Review: Chinglish

There couldn’t be two languages more far apart in humanity than Chinese and English. As the world has become more global, and China has become the next great power of the world, it makes sense that a play like David Henry Hwang’s “Chinglish” would explore and fully develop the comedy that ensues when culture clashes hit their apex.

The show centers around Ohio businessman Daniel Cavanaugh (James Waterston) as he heads to the relatively unknown city of Guiyang to sell properly translated signs. What are some of the poorly translated signs that preceded them, you ask?

That is where some of the comedy of Chinglish comes from. Chief Financial Officer becomes “Financial Affairs is Everywhere Long.” You’re hands are tied? That becomes “He is in Bondage.” The play has just as much spoken Chinese and it does English, so subtitles are used consistently, often to generate large amounts of humor.

Standing in his way of landing a deal is the city’s cultural minister (Larry Zhang) and vice minister Xu Yan (Jennifer Lim). Cavanaugh’s liaison to the Chinese world is the western-raised, but Mandarin-speaking consultant, Peter (Stephen Pucci). Surely, because of the bi-lingual nature of the play, the roles must’ve been difficult to cast. But each seems to be perfectly suited for the role. With that said, Lim shines the most, as her character is the key to the play. She executes her role perfectly, moving effortlessly between being brash and bold to humble and introspective when the occasion calls for it.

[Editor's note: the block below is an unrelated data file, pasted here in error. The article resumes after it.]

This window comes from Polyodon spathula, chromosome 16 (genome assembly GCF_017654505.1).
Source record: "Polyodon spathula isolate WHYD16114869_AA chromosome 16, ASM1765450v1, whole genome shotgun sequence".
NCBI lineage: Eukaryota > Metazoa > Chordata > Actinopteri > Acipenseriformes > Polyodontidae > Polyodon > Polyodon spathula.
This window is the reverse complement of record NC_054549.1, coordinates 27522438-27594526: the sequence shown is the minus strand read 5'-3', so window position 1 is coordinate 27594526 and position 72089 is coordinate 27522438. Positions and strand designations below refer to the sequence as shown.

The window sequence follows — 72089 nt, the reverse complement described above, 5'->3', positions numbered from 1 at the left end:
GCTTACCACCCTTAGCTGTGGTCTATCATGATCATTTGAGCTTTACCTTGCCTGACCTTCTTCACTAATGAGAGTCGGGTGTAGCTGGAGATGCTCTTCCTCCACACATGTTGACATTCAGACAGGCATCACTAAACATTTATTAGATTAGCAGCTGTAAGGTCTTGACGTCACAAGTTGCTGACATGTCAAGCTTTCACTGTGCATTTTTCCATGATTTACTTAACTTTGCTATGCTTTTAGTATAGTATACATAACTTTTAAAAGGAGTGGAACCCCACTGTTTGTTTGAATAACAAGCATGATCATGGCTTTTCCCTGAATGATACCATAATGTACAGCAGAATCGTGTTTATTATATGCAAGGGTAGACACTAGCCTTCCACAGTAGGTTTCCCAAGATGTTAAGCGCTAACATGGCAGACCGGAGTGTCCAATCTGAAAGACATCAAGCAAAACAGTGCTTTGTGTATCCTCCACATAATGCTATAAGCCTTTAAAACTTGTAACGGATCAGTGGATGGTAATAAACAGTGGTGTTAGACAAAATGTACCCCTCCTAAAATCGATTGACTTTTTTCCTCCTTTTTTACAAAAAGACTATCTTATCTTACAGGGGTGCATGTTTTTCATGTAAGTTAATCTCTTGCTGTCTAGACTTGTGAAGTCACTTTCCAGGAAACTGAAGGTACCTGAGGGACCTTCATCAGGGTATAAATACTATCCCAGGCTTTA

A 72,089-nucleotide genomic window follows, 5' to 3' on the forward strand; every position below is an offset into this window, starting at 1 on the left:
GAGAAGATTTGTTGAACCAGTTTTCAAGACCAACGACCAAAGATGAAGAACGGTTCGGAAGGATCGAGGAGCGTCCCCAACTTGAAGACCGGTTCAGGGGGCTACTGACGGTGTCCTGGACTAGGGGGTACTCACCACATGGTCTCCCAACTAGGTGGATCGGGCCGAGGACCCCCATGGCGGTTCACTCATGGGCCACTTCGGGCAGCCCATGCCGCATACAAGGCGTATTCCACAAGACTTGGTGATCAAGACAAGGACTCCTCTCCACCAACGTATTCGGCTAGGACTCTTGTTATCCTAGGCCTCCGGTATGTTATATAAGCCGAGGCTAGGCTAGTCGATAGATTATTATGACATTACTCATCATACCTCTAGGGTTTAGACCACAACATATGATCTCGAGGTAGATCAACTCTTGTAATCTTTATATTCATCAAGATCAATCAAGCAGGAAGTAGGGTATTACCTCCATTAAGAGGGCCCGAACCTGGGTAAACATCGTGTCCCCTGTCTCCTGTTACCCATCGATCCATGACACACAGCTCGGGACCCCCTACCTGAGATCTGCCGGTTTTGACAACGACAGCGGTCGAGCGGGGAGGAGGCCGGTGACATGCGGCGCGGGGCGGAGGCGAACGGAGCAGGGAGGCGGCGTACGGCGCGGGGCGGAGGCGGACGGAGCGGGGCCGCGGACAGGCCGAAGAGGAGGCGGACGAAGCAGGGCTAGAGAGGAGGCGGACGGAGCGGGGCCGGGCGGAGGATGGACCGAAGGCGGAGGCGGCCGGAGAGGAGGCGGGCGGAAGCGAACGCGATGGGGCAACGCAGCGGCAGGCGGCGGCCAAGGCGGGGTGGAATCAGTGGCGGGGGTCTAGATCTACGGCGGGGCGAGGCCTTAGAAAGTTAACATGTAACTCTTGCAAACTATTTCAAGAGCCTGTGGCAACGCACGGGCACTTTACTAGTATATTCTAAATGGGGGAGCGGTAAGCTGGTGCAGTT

The plot is brought along nicely, as each of the characters has their ulterior motives revealed. And that is one of the surprises of the play. It’s evident that the show will be funny right from the get-go. But as the play goes on, the story that unfolds is intriguing, and goes far beyond just closing a deal. As we learn about the motives that drives each of the player’s actions, we see characteristics and motives that aren’t very far off from the people we interact with in America.

Perhaps that is Hwang’s overarching theme. To be sure, there are cultural differences across the board. But, maybe we’re more alike than we think. At least, that’s what I gleaned from the play. Hwang’s true intentions may have been lost in translation.

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